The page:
When Facebook launched its Free Basics app aimed at helping people without Internet access, they said that the app would serve as an “on ramp” to using the whole global Internet.
But new research by Global Voices suggests that in contrast to this claim, the app primarily serves the needs of Facebook and other corporations, compromising user experience in order to achieve business objectives.
Free Basics today is a small set of apps within an app — it does not give them access to the full Internet, but instead offers a handful of web-based services, the most recognizable and prominent of which is Facebook.
Free Basics is currently available in 63 countries worldwide. In each market, it is provided through a partnership between Facebook and a local telecommunication operator. Operators provide a small amount of mobile data to customers, which can only be used to access Free Basics. Each country has a unique version of Free Basics, which is intended to provide adequate language support and content that is relevant for local users.
Our research confirms that Free Basics grants Facebook access to unique streams of data about the habits and interests of users in developing countries. The company collects data about Free Basics users by monitoring their activities on Facebook — and throughout the Free Basics app.
In every version that we tested, users were strongly encouraged to log into Facebook, or sign up if they didn’t already have an account. The Facebook app appears at the top of the main page of the Free Basics app. And the app uses various tactics to encourage users to log in and keep up with their Facebook friends – for example, Colombia researcher Monica Bonilla reported the app automatically imported her Facebook account data because she had the Facebook app on her iPhone.
But regardless of whether they log into Facebook, users of Free Basics are constantly sharing their data with Facebook.
How does Facebook collect this data?
On their website describing the initiative, Facebook explains that all traffic for Free Basics routes through an Internet.org proxy server, which standardizes the traffic flow for the app to let telco operators “zero rate” the traffic, a technical process that makes its transfer less costly.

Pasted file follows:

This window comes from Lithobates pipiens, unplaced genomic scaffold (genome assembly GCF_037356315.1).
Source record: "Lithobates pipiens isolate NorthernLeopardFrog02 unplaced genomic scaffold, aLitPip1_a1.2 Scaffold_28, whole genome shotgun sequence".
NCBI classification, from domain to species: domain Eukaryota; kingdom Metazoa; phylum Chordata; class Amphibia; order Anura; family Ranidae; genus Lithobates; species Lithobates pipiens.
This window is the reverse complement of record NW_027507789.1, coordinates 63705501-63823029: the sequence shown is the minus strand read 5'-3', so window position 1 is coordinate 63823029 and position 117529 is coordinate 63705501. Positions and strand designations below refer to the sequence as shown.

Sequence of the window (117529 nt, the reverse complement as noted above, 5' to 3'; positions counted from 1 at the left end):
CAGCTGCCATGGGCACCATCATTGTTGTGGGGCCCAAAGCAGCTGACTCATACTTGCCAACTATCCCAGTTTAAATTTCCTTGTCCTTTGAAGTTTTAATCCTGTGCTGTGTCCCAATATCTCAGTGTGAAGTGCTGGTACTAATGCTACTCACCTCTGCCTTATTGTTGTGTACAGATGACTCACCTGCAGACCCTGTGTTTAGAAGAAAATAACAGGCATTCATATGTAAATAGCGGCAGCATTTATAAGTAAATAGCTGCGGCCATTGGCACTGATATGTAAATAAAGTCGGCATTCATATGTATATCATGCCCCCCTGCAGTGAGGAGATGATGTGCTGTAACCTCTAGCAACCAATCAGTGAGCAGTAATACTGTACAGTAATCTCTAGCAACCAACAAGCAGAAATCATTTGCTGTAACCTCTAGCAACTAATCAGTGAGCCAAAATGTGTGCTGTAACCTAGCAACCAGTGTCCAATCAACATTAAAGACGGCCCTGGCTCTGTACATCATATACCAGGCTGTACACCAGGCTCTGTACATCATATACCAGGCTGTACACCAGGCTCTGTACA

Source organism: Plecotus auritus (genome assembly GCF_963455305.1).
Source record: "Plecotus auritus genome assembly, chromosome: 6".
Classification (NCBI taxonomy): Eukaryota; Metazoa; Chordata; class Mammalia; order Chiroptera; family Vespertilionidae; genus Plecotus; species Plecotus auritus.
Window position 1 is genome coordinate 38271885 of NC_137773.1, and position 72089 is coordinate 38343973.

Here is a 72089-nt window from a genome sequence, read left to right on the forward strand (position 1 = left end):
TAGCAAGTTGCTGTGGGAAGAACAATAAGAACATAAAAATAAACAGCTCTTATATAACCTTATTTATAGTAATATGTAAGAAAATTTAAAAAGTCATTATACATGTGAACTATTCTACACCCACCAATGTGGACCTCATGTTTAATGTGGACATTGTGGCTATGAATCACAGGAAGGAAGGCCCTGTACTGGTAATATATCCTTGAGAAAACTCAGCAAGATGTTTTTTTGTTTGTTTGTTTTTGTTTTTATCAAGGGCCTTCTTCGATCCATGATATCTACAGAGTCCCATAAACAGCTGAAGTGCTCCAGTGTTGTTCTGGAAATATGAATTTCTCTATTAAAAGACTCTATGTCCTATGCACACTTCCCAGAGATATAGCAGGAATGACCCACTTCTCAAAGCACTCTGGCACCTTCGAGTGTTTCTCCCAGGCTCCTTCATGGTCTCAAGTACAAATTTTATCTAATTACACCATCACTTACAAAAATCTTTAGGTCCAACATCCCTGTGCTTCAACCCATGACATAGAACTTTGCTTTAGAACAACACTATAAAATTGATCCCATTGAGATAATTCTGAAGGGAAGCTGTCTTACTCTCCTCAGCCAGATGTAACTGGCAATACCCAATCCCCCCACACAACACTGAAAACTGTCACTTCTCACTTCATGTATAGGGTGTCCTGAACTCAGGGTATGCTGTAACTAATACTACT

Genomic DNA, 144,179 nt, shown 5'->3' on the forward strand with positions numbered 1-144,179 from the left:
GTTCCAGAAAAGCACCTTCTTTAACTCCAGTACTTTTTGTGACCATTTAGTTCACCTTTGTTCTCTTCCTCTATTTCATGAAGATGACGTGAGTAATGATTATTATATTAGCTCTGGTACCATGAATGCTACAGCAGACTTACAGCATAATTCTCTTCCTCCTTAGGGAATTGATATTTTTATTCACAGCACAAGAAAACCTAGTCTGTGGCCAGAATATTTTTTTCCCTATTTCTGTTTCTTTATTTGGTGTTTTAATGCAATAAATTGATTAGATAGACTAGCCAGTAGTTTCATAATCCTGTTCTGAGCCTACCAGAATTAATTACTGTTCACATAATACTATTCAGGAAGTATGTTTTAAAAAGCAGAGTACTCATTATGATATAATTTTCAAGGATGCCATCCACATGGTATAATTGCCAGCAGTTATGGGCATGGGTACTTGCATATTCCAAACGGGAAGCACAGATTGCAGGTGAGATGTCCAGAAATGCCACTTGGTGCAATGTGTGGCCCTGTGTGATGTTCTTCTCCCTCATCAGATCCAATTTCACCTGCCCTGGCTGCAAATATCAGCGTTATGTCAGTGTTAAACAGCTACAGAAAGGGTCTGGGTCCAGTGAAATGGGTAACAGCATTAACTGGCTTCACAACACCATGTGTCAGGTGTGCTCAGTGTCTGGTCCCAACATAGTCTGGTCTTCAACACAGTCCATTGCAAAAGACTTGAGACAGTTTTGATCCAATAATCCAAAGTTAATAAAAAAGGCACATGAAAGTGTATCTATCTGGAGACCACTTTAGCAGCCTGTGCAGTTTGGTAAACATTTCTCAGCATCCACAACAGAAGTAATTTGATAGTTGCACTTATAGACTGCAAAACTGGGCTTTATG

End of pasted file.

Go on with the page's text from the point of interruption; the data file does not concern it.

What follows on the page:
This system gives Facebook a single node through which to collect and temporarily store users’ metadata. This means that users — whether they are accessing Facebook, or some other service within the Free Basics program — are sharing data with Facebook about what sites they visit, when, and for how long.
As with its regular services, Facebook appears to use this data in order to inform its choices about what kinds of information to promote in a user's feed. In Colombia, researcher Monica Bonilla observed that content in her Facebook newsfeed changed to reflect the content she had browsed in other areas of the Free Basics app.
In the six countries where we conducted case studies, a plurality of the apps featured on the main page (see screenshot) of Free Basics belong to companies based in the United States such as ESPN, ChangeCorps and Johnson & Johnson, the creator of the “BabyCenter” app.
While the BabyCenter app offers users practical health information, it also provides the company with profitable data on users’ search behaviors and the interests and habits of potential customers — something that could compromise the scope or even the accuracy of the information provided.
In a 2014 interview, Johnson & Johnson global strategy manager Christina Hoff told AdWeek magazine that with BabyCenter, the company “can tell what a mom is going to do before she does [it] based on what she is searching for.” She explained how BabyCenter data had helped the company market pharmaceuticals to parents, and boasted that data from the app is more valuable than what the company learns from parents’ activities on Facebook and Twitter.
All versions we tested also offered local content in addition to corporate services from the US. While in some countries such as the Philippines, the app's main page included a wide variety of local content offerings, in others it did not.
In Mexico, the version of Free Basics offered by Telcel included only one local service on its main page: the website for Fundación Carlos Slim, the foundation of Telcel CEO and billionaire Carlos Slim. Mexico researcher Giovanna Salazar surmised that the app was deliberately featured on Free Basics in an effort to advertise and collect additional data from users.
All versions of the app that we tested contained many other services (typically between 120 and 150 per version) beyond those featured on the app's main page. But the majority of these services were relegated to a different section of the app, which is tucked away under a drop-down menu that users (especially first-timers) can easily miss altogether.
When we asked Facebook why they chose to divide services into two separate tiers, they declined to answer.
In their policies, Facebook also reserves the right to share data with unspecified third parties. It is unclear whether this includes the telecommunications operators they partner with, but telcos gain access to valuable data through other means: for example, to use Free Basics a user must have a smart phone with a SIM card. In most of the countries we studied, purchasing a SIM card requires providing telcos with personal information such as your legal name and national ID.
The study raises a number of questions that still need answering: How much data is Facebook collecting through the app, and who is it sharing this data with? To what extent is this data collection helping Facebook and other corporations build new marketing strategies for developing countries?
We hope to answer these questions, and learn more about the app from Facebook's Free Basics team, in the months to come.